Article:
Dividends and Firm Life-Cycle



                      Stage 4
                      Decline
Funding Needs        Low as projects dry up
                     Cash flow high relative to firm
Cash flows generated
                     value
                     Special dividends
Dividend Policy
                     Repurchase stock



                         P.V. Viswanath                22
      Relevant factors in dividend policy

 Investment Opportunities: A firm with more
  investment opportunities should pay a lower
  fraction of its earnings.
 Stability of earnings: A firm with more volatile
  earnings should pay, on average, a lower
  proportion of its earnings, so that it will not have
  to cut dividends.
 Alternative sources of capital: To the extent that a
  firm can raise alternative capital at low cost, it
  can afford to pay higher dividends. Hence, large
  firms tend to pay higher dividends.



                     P.V. Viswanath               23
     Relevant Factors in Dividend Policy

 Degree of financial leverage: If a firm has high
  leverage, it will probably also have covenants
  restricting the payment of dividends.
  Furthermore, to a certain extent, dividends and
  debt can be considered substitutes for the
  purpose of manager discipline.
 Signalling incentives: To the extent that a firm
  can signal using other less costly means, for
  example debt, it should pay lower dividends.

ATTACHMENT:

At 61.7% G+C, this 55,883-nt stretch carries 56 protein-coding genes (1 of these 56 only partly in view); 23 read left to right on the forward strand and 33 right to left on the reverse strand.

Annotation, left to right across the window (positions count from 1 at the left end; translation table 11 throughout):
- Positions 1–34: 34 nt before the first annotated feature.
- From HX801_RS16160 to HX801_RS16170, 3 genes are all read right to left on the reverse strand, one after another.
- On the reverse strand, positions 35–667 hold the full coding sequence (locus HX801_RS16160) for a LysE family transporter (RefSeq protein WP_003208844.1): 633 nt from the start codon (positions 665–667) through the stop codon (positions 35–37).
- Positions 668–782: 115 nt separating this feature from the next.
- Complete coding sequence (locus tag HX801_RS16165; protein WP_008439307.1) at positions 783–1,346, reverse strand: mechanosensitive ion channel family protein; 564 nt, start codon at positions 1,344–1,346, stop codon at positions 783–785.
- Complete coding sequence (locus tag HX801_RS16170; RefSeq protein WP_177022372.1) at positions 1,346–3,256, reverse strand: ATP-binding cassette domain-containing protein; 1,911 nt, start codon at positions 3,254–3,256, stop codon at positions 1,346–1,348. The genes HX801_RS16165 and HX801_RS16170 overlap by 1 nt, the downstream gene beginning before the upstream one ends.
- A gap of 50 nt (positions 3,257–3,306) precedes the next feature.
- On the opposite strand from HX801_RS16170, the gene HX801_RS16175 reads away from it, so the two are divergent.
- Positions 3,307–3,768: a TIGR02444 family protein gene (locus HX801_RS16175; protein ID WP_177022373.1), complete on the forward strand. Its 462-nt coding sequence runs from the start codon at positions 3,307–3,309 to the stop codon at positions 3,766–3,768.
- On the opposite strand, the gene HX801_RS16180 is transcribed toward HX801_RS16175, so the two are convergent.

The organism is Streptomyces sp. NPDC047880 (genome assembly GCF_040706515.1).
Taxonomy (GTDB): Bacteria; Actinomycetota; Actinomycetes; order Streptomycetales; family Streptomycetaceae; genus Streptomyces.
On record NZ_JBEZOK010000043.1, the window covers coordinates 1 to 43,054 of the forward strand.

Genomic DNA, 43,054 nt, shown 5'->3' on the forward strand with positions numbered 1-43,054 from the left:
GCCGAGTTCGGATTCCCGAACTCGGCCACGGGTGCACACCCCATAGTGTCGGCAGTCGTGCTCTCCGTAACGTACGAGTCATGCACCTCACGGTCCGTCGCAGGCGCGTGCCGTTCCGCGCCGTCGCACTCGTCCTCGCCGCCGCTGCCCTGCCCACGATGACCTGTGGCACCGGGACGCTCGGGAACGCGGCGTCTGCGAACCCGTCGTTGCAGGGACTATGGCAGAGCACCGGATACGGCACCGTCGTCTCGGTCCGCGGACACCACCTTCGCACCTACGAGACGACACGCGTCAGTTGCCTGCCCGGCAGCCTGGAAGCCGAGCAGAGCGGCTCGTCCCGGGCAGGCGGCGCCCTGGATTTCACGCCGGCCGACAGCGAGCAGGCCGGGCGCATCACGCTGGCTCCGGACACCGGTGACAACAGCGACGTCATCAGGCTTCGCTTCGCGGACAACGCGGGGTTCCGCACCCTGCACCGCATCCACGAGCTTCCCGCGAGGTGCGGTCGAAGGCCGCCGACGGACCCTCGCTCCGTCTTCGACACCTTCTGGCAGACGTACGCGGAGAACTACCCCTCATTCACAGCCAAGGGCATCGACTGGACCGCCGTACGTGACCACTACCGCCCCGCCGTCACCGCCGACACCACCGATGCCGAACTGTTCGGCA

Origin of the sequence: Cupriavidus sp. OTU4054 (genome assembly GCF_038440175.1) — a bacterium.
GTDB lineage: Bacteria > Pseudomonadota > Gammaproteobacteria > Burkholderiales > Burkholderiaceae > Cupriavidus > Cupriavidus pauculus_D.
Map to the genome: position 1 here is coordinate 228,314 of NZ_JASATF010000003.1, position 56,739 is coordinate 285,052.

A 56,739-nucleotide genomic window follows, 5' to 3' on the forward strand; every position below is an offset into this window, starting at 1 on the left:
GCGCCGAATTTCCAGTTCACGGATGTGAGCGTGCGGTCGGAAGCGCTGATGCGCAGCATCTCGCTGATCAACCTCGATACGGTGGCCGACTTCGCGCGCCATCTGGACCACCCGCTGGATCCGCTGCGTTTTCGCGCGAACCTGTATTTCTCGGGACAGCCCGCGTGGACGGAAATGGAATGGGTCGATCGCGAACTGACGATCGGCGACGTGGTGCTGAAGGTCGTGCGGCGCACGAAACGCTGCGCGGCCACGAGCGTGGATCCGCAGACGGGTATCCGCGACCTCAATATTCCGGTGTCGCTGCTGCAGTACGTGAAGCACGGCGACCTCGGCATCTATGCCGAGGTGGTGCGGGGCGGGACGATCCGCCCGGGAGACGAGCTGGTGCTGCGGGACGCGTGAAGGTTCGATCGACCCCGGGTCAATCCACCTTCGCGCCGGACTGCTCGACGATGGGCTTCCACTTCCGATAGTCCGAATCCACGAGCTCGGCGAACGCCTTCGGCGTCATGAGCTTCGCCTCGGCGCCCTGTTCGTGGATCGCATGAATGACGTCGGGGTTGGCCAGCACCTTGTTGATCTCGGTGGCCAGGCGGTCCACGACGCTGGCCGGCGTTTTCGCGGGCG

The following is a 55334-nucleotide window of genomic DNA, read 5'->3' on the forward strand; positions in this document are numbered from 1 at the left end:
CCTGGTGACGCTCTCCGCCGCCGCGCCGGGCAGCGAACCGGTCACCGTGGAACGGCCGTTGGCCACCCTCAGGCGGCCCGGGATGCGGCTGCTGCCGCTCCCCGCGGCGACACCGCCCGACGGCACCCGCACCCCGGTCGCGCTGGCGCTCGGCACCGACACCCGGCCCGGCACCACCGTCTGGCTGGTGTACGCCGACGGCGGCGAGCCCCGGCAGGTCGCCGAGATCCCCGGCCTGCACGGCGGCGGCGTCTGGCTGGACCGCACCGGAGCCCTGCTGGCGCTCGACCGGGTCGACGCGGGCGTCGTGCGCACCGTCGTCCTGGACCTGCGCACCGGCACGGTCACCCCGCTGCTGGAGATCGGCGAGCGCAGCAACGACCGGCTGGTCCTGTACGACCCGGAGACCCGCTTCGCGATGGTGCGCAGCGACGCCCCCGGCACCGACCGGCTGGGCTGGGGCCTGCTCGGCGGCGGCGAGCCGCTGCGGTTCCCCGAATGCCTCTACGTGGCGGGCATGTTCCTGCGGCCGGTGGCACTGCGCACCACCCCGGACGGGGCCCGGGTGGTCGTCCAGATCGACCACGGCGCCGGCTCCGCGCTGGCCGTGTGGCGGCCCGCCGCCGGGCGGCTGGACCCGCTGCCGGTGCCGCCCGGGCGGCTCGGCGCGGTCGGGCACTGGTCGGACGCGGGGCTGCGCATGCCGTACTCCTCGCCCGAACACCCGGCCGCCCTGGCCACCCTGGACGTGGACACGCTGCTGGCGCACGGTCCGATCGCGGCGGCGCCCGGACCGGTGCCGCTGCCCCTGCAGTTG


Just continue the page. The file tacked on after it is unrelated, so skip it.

 Stockholder Characteristics: If a firm's
  stockholders want higher dividends, it should
  provide them.


                    P.V. Viswanath               24
    Computing optimal payout: first step

 Questions: How much cash is available to
  be paid out as dividends?
 Answer: The funds available to be paid out
  as dividends are essentially equal to free
  cash flow to equity (FCFE)

  Keep in mind these quantities should be
  computed prospectively.




                  P.V. Viswanath               25
           Three definitions of FCFE

 FCFE = Net Income - (Capital Expenditures -
  Depreciation) - (Change in Noncash Working
  Capital) + (New Debt Issued - Debt Repayments) -
  Preferred Dividends
 FCFE = Net Income - (Capital Expenditures
  - Depreciation)*(1- Debt Ratio) - Change in
  Non-cash Working Capital (1-Debt Ratio).
 Cash Flows from Operating Activities - (Capital
  expenditures) - (preferred dividends) - (New Debt
  Issued - Debt Repayments).


                     P.V. Viswanath              26
    Computing optimal payout: second step

 How good are the projects available to the
  firm?
 If Dividends greatly exceed FCFE, dividends
  should be cut.
 If the rate of return on equity is greater than